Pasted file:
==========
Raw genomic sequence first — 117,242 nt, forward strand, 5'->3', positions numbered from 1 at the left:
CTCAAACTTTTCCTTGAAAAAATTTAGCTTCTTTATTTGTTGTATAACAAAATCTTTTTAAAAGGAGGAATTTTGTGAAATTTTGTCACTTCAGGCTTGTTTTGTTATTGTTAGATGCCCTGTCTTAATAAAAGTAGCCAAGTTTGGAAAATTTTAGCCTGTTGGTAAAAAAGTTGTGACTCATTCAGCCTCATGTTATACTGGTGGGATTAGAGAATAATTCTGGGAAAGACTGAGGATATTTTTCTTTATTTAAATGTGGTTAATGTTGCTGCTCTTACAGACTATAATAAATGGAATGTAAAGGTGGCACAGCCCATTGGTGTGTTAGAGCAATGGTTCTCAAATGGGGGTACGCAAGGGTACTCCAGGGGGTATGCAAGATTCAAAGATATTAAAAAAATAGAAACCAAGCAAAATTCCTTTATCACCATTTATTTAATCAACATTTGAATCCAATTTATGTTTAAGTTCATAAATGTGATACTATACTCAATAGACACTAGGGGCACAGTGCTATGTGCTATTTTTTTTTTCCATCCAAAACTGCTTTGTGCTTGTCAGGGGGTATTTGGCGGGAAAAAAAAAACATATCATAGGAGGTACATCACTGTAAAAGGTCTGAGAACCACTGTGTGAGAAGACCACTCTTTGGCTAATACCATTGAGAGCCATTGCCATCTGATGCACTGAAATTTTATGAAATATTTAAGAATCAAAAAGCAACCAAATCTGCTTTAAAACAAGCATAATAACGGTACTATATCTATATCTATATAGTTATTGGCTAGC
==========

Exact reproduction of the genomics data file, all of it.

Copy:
Raw genomic sequence first — 117,242 nt, forward strand, 5'->3', positions numbered from 1 at the left:
CTCAAACTTTTCCTTGAAAAAATTTAGCTTCTTTATTTGTTGTATAACAAAATCTTTTTAAAAGGAGGAATTTTGTGAAATTTTGTCACTTCAGGCTTGTTTTGTTATTGTTAGATGCCCTGTCTTAATAAAAGTAGCCAAGTTTGGAAAATTTTAGCCTGTTGGTAAAAAAGTTGTGACTCATTCAGCCTCATGTTATACTGGTGGGATTAGAGAATAATTCTGGGAAAGACTGAGGATATTTTTCTTTATTTAAATGTGGTTAATGTTGCTGCTCTTACAGACTATAATAAATGGAATGTAAAGGTGGCACAGCCCATTGGTGTGTTAGAGCAATGGTTCTCAAATGGGGGTACGCAAGGGTACTCCAGGGGGTATGCAAGATTCAAAGATATTAAAAAAATAGAAACCAAGCAAAATTCCTTTATCACCATTTATTTAATCAACATTTGAATCCAATTTATGTTTAAGTTCATAAATGTGATACTATACTCAATAGACACTAGGGGCACAGTGCTATGTGCTATTTTTTTTTTCCATCCAAAACTGCTTTGTGCTTGTCAGGGGGTATTTGGCGGGAAAAAAAAAACATATCATAGGAGGTACATCACTGTAAAAGGTCTGAGAACCACTGTGTGAGAAGACCACTCTTTGGCTAATACCATTGAGAGCCATTGCCATCTGATGCACTGAAATTTTATGAAATATTTAAGAATCAAAAAGCAACCAAATCTGCTTTAAAACAAGCATAATAACGGTACTATATCTATATCTATATAGTTATTGGCTAGC